A 'high-risk' offender jailed for rape of a woman in Cork re-sentenced by Court of Appeal

A 'high-risk' offender jailed for rape of a woman in Cork re-sentenced by Court of Appeal

Mr Justice White set a headline sentence of ten years, which he reduced to seven years

A "high-risk" offender jailed for seven years for the rape of a woman while her boyfriend was in the same bed has been re-sentenced by the Court of Appeal so that he must complete five years of probation supervision upon his release.

In March 2019, Patrick O'Driscoll, now aged 23, of Rosewood Drive, Charleville, Co Cork, was convicted by a Central Criminal Court jury sitting in Cork of raping the woman at a house in Co Cork on May 10, 2016. O'Driscoll was 18 at the time of the rape.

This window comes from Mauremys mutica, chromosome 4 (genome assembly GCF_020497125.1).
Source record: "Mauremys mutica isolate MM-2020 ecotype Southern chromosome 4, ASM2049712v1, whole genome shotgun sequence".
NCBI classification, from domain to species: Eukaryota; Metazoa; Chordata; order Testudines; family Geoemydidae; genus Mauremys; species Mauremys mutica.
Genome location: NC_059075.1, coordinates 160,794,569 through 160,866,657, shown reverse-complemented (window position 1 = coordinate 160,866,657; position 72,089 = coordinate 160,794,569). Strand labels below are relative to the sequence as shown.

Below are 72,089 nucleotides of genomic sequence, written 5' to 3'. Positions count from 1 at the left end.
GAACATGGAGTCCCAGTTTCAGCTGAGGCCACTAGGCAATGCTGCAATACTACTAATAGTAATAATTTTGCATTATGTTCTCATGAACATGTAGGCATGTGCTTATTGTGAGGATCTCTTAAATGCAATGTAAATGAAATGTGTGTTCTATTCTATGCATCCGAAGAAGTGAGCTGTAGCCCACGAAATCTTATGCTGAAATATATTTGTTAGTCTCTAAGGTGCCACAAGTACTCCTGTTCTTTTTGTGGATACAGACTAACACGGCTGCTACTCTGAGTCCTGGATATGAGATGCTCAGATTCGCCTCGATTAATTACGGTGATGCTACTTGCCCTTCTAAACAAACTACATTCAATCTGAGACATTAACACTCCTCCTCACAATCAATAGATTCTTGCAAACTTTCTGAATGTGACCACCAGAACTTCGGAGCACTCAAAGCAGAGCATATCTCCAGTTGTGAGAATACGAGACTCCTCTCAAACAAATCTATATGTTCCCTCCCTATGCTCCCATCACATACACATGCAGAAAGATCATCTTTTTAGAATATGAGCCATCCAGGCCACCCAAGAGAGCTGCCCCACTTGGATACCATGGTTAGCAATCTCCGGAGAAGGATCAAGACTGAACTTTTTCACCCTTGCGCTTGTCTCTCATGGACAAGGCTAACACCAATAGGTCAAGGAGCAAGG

He had appealed both his conviction and the severity of his 2019 sentence.

Sentencing judge Mr Justice Michael White noted that O'Driscoll still adamantly denied the charges and so there had been no expressions of remorse. He said that nobody could but be moved by the victim's impact statement and the effect the rape has had on her bodily integrity and body image.

Mr Justice White noted that O'Driscoll's drunkenness on the night had been extreme. He said the mitigating factors were O’Driscoll's young age at the time of the offending and his tragic personal and family circumstances.

In his youth, O'Driscoll had been traumatised by the murder-suicide of his cousin, who killed two of his own brothers.